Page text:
It’s primetime in Whistler. The holidays have swept through and left a massive snowstorm in their wake. At the time of writing, there’s been 540cm of snow so far this season, leaving a base depth of 238cm. 41cm have fallen in the last 12 hours and more is on the forecast.

All that’s to say if you’re visiting Whistler in January, you’re probably here to ski or snowboard. There’s not much in the way of events this January, so we think it’s the perfect month to experience Whistler for what makes it famous – world class skiing and snowboarding and the culture that surrounds them.

A noteworthy event is the Whistler Pride and Ski Festival, January 20-27, 2019. One of North America’s biggest LGBTQI ski festivals returns this January for a week of snow sports, parties, and cultural events. Some highlights include the Annual Pride Ski Parade, the Splash Indoor Pool Party, and Whistler Pride’s main event, Snowball with DJ Abel.

Credit: Tourism Whistler

If photography is your thing, don’t miss the Deep Winter Photo Challenge on January 11th. Invited photographers have 72 hours to capture and edit their best action shots from the mountain into a short slideshow for attendees to enjoy, with a winner being crowned at the end of the night.

Photo by past winner Zoya Lynch

For an excellent start to your day on the hill, check out Fresh Tracks Mountaintop Breakfast. With the purchase of a Fresh Tracks ticket (about $20) you can board the Whistler Village gondola early and enjoy an epic mountaintop breakfast before getting the first turns of the day. Local tip: bring ziplock bags for “pocket bacon” to enjoy later :p

Tourism Whistler/Justa Jeskova

For heavy snowfall days, get to the gondola early and expect to see some BIG lineups after the first couple runs. Once the mountain starts getting tracked out, the trees are a good spot to look for hidden powder stashes, but it’s strongly advised to keep a close group in case anybody gets stuck. Lift openings are uncertain on powder days but if you’re lucky enough to get to an alpine lift just as it opens, you’re likely in for one of the best experiences of your life.

Tourism Whistler/Mike Crane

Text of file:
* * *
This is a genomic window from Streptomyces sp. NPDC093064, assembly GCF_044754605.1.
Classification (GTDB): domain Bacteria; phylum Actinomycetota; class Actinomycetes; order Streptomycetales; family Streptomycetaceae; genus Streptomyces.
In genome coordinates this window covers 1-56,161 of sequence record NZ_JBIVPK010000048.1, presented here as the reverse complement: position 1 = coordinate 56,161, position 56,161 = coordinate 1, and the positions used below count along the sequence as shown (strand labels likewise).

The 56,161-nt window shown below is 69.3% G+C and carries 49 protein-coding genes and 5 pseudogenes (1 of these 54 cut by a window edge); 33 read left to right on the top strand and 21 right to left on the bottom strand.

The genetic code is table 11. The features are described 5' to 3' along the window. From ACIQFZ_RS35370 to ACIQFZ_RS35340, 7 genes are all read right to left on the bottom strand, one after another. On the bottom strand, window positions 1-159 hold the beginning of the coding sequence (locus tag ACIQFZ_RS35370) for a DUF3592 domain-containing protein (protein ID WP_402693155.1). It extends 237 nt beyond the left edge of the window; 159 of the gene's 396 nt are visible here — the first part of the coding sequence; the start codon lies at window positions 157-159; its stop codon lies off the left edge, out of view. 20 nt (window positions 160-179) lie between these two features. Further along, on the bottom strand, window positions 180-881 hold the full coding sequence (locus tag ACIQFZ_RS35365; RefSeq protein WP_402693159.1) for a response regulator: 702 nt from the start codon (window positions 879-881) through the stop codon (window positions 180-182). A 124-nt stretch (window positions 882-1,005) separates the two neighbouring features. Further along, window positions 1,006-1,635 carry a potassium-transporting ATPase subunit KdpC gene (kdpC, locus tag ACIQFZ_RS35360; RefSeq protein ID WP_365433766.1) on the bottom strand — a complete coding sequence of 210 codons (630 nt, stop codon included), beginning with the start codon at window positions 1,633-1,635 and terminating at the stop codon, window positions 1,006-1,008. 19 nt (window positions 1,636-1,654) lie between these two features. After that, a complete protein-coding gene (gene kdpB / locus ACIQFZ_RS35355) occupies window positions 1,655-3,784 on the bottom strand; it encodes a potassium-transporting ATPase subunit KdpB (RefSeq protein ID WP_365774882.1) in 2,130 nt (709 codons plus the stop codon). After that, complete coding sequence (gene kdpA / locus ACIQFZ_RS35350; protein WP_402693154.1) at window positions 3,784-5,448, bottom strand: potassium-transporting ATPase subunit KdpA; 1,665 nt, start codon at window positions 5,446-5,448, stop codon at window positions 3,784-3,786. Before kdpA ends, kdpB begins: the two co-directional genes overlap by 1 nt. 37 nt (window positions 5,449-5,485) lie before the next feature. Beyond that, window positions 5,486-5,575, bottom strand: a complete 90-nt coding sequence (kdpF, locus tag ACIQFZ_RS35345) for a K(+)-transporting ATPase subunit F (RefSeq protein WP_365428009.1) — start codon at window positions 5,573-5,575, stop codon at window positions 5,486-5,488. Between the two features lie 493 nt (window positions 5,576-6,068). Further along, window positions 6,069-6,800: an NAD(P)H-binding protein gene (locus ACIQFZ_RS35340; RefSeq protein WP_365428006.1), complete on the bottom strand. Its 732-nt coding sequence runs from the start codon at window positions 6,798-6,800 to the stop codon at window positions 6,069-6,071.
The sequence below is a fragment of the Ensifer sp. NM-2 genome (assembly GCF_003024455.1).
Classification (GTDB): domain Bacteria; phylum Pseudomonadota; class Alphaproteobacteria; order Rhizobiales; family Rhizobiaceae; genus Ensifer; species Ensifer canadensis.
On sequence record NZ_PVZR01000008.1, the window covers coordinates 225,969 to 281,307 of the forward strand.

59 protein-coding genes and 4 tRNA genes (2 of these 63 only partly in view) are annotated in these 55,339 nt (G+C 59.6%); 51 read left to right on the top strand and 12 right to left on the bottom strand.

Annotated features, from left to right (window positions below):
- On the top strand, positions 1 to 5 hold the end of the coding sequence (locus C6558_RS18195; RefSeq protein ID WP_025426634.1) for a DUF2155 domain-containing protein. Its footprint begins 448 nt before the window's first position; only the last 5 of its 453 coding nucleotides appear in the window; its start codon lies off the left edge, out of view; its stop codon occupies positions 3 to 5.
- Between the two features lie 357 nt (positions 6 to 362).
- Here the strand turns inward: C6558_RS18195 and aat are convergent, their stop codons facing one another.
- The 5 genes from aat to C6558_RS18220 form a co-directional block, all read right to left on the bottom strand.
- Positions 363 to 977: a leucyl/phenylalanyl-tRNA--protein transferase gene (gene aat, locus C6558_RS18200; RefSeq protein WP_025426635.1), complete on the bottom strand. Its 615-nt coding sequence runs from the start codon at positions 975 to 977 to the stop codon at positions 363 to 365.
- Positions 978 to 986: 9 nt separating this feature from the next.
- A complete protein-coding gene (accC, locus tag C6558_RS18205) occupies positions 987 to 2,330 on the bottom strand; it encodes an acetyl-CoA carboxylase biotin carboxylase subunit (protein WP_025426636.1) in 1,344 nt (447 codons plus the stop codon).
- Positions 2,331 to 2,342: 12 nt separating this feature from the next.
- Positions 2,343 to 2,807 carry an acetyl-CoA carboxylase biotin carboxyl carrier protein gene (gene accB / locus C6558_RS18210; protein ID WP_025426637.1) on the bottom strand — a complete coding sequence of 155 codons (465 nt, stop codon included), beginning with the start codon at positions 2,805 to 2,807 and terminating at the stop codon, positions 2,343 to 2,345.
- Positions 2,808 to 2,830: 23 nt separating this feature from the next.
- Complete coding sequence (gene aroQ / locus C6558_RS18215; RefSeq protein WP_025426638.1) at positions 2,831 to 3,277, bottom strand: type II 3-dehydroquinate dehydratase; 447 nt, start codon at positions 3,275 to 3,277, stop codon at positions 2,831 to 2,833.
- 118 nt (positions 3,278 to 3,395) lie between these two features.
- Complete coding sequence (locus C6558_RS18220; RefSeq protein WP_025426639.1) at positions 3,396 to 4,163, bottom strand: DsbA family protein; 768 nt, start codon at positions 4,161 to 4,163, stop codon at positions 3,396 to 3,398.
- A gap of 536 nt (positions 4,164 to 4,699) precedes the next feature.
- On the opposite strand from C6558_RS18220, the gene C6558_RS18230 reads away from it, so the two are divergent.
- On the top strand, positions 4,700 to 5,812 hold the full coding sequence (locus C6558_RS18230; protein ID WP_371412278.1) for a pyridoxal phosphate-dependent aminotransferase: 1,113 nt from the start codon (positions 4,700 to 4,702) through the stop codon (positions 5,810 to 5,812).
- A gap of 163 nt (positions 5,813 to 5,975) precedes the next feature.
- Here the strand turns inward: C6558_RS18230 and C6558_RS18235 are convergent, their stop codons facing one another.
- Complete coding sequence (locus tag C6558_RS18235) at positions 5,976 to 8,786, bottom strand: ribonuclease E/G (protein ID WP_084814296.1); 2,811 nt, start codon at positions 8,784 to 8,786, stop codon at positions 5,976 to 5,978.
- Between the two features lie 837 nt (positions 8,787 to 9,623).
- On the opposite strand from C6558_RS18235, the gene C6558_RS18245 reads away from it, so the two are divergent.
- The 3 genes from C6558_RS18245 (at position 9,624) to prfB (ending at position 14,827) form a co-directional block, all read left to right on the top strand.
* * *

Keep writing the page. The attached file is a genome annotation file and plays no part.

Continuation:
If conditions are sunny and clear – what we fondly refer to as “bluebird” days – you can go in search of surreal photo opportunities. The Symphony/Flute area on Whistler and the 7th Heaven area on Blackcomb are especially picturesque. If you’re feeling brave, bluebird days are a great opportunity to check out Blackcomb’s world famous terrain park (intermediate and advanced riders only). For a more all-mountain freestyle experience, venture far skiers right off 7th Heaven to the area known as “Booterville” but expect to do some hiking.

7th Heaven. Photo by Justa Jeskova

After a long day on the hill, you might want to enjoy Whistler’s famous après scene. Almost every bar and restaurant in the village offers some sort of happy hour during the late afternoon or early evening. Prices, atmosphere, and food and drink offerings vary greatly from place to place. Here are some of our recommendations, in no particular order:

  • Big, loud, and impossible to miss, Longhorn Saloon is worth experiencing but you’ll need to go early to secure a seat and the food and drinks are pricey.
  • Tucked around the corner, beside the Excalibur Gondola, is Dubh Linn Gate, a locals’ favourite offering live music, craft beers, and a boisterous atmosphere. Cheap pints 5-7pm.
  • Close to Skiers Plaza on the Village Stroll, a locals’ favourite is Crystal Lounge, a laidback venue offering nightly entertainment and a 12-3pm happy hour with cheap drinks and 35 cent chicken wings.
  • Just around the corner from the Village Square is another local’s favourite with a relaxed atmosphere. Tapley’s Pub has daily specials and generous food portions, as well as multiple dart boards for visitors to enjoy.
  • Located in the Village Common, Earls 3-5pm happy hour is popular because of its unique food and drink offerings at various discounted price points. The lounge area makes for an extra comfortable après.
  • In Town Plaza, El Furniture Warehouse is a popular spot due to its hip atmosphere and $5.95 price for all food items. Their drinks are great but with the food, you typically get what you pay for so keep the expectations low and expect to order two items.
  • Brewhouse in Olympic Plaza is pricey but often worth it. Home-brewed and local craft beers accompany delicious food items in a casual upscale environment.
  • In the North Village, Pizzeria Antico (a few steps away from the Summit Lodge Whistler) is a hidden gem with $4 BC craft beer and $8 margherita pizza from 3-5pm.
  • In Creekside, we recommend Dusty’s (iconic spot beside the gondola), Roland’s (relaxed pub that locals love), and Creekbread (organic wood fired pizza – very popular spot).
  • Finally, in the Upper Village, stop by Merlin’s for a lively après or HandleBar for an après-focused menu of craft beer and savoury snacks.
Kareoke Tuesdays at the Crystal Lounge